Do you know Dovie Pilney?
Posted by A Hummingbird's Flight
On a very regular ordinary day, I stopped by Tom Thumb on my way home from work. It is football season (Go Cowboys!), and we make nachos for every game (Go Carb Intercept!). However, we were out of refried beans. As I head down the appropriate food isle, I see this important ingredient for nacho bliss just on the other side of a woman and her cart, both of which are blocking the isle. I quietly wait.
“He doesn’t like spicy. Eeh? What is this?” A lady, who looks like she could have walked right off the old frontier, straightens up, looks at me, and catches me off guard by making eye contact. I wasn’t ready for eye contact. In her world, that evidently meant I was ready for a conversation.
All I wanted was my beans.
I now have an anxiety ridden hum echoing in my ears. Interaction… oh no! I like to be Ms. Invisible. Pop in, pop out, be nice to the cashier, and then back in my car, my safety zone, then home. But not this time. Now, a stranger is talking to me about her husband who doesn’t like spicy salsa. I was also informed that the rib eye steaks she purchased a week ago weren’t that good. I mumble something politely about our George Foreman Grill. It’s hard to cook a bad steak on that.
She finally moves, I nod a goodbye and continue walking down the isle. But there she is, in front of me again. How did she do that?
“Did you know this young thing is an author?” I look to her right as a college-aged girl and her cart squeeze by. She was smart – she didn’t make eye contact and moved on down the isle and out of sight, evidently not the young thing the older lady was referring to. Now it was just the two of us again. I’m confused, and fail at another escape attempt.
“I got a book signing coming up!”
“Oh, you’re the author – well congratulations!” Relieved I wasn’t hearing things or going crazy, I began to admire this older lady’s spunk. I can respect a woman who stays young by having a mindset to do so.
“Yep, my third book. Charlie, the Cocky Rooster. It’s a kids’ book, full of adventure and I wrote it all about the place where I grew up. Barnes and Noble in Southlake, October 15th at noon is the place.”
“Well, thank you. Thank you so much for telling me! I wrote that down, right here on my shopping list. Nice talking to you.” I again attempt to leave the scene.
From behind me, I hear, “A-hem, you’ll want to write this down too. D-o-v-i-e. D- did you get that? o-v-i-e. P-i-l-n-e-y. You can find me all over the internet thing.”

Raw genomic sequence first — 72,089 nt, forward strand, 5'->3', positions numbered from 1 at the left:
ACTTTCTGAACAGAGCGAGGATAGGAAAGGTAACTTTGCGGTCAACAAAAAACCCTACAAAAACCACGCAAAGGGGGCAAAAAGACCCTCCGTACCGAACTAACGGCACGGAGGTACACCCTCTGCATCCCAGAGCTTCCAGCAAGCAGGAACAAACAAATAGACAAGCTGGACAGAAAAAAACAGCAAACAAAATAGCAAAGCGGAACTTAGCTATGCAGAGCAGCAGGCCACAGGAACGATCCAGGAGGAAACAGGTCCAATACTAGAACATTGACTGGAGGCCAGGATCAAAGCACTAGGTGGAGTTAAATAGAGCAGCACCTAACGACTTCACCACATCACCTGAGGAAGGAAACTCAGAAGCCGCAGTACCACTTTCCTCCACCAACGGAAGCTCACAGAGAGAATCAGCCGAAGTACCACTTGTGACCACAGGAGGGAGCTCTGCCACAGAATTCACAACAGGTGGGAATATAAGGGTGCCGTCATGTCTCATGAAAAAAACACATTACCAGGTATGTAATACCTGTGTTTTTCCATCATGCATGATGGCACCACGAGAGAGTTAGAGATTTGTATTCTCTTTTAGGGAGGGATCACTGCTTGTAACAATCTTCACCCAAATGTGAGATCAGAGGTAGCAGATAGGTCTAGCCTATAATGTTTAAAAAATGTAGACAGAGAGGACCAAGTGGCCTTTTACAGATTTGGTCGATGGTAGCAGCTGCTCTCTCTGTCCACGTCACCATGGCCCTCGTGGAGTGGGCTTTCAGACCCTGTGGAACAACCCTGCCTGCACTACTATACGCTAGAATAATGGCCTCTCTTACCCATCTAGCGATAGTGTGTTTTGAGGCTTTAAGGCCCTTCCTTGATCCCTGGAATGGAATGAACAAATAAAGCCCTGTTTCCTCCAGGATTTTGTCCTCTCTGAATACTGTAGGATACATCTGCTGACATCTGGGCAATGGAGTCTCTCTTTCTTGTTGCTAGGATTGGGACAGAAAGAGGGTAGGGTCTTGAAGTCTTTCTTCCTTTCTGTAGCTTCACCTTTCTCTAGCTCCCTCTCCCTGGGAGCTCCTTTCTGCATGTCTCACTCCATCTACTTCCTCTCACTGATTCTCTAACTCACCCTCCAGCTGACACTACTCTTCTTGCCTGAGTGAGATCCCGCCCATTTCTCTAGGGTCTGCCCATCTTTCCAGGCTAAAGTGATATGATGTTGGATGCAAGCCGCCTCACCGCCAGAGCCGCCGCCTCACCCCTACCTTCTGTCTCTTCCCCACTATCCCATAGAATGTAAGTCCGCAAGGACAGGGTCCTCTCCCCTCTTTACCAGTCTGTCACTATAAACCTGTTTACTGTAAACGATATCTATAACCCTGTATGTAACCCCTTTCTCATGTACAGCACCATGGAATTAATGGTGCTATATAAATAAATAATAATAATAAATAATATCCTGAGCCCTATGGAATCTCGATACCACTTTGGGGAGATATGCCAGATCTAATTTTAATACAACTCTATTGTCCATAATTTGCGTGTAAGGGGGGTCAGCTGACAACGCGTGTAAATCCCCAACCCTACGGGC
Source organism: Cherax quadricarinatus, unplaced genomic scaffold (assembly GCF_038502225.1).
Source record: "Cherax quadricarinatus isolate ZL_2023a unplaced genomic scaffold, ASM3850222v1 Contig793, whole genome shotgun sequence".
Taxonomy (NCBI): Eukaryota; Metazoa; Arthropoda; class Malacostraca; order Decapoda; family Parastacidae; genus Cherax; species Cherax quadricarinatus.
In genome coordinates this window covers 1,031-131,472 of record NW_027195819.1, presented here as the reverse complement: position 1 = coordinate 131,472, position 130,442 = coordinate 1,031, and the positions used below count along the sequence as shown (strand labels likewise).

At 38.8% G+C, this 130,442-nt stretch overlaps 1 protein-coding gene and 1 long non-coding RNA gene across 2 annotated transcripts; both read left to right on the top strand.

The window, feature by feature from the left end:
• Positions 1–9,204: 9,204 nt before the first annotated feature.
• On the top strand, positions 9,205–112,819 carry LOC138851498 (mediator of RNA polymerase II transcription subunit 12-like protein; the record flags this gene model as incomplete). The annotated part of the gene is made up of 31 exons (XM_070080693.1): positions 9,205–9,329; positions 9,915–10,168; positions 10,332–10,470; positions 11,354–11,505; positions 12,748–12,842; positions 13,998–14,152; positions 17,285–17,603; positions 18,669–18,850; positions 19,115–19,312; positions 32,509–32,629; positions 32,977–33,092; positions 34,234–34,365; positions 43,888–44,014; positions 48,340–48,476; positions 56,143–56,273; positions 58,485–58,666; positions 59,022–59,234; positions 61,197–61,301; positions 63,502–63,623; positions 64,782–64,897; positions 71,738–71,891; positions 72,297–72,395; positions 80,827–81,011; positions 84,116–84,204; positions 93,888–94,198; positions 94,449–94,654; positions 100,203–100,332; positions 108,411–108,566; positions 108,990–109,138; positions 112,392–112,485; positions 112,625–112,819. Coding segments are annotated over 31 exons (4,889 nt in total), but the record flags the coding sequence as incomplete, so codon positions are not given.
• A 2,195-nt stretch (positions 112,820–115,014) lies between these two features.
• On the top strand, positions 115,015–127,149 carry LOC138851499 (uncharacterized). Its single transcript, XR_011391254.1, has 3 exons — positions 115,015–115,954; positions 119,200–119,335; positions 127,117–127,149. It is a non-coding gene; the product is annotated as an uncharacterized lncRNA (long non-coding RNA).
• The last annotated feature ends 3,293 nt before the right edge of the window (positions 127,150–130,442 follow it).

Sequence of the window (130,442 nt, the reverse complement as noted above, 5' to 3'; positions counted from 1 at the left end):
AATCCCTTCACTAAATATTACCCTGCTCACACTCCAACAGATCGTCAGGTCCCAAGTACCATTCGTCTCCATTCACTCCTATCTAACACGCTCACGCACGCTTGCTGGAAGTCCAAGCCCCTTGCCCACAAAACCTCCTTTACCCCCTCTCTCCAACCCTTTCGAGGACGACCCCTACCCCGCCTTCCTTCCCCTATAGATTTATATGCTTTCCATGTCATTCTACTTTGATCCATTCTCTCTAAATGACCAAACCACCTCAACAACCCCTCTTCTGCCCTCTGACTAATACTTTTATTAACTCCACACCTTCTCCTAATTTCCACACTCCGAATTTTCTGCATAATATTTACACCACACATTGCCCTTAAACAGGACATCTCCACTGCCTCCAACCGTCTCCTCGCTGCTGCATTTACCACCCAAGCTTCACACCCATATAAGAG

I chuckle, show her I now have her name written down, promise to look her up, say goodbye and thank you for the fourth time. I walk away, successfully this time, smiling at this very odd encounter.
When I got home, I told Tom, my husband, about her, and while doing so, entered her name into the search bar on that internet thing. Yep, she’s all over it! An hour later, I come up for air – what a story!
The town she grew up in was a company town, literally called ‘Strugglesville.’ But because of the great depression, the company and town shut down. Everyone had to leave, and they even removed the sign. Children who were born there had to get their birth certificates changed to reflect the nearest ‘surviving’ town, which was Cromwell, Oklahoma. She’s the fourth of six children in her family.
What most impressed me, was that Mrs. Pilney took her first college course in her late 70’s – a creative writing course, which helped pave the way for her first book, which she didn’t write until she was in her 80’s!
So then, I began to read excerpts of her book, Charlie, the Cocky Rooster, and it’s not your ordinary “No, David!” children’s book (although our 2-year-old LOVES that one!). Charlie is a book for ages 4 to 8, and Amazon.com’s editorial review of her first book begins with this, “Charlie’s job on the farm was to wake everyone up early to do their chores. Every morning bright and early he would jump on his favorite post and crow his little heart out. Wesley, his boss, never liked him and wanted to sleep late, and when Charlie crowed he’d throw his boots and even his clock to knock him off his favorite post. Charlie decided to leave because of his boss’s abuse. He wanted to see if he could find a family who would appreciate him. Henryetta, the hen, comes with him and that’s when the adventure begins.”
I’ll be getting these books and making them a permanent part of our library!
I don’t know Dovie Pilney, but during our brief encounter, she inspired me and gave me hope. I took my first creative writing class from Stanford, just this year (my early 40s), and really thought I was behind the ball. Dovie, in those awkward moments in front of the refried beans, helped me to understand that age is only a barrier, if we allow it to be. The important thing is now – what are you doing now, to work toward the dreams and passions that have been locked away your heart?
It’s never too late. It’s time to dust off those dreams.
Thank you, Dovie – you have made a significant mark on my life.
I’m much obliged!
a Writer, going after her Dreams
About A Hummingbird's FlightWife, mother, writer. For more details about me and A Hummingbirds Flight, please visit my About page.
Posted on September 29, 2011, in Attitude, Finding Your Passion, Finding Your Significance, Seeking Success and tagged authors, Charlie the Cocky Rooster, Dovie Pilney, Significance, writers, writing. Bookmark the permalink. 2 Comments.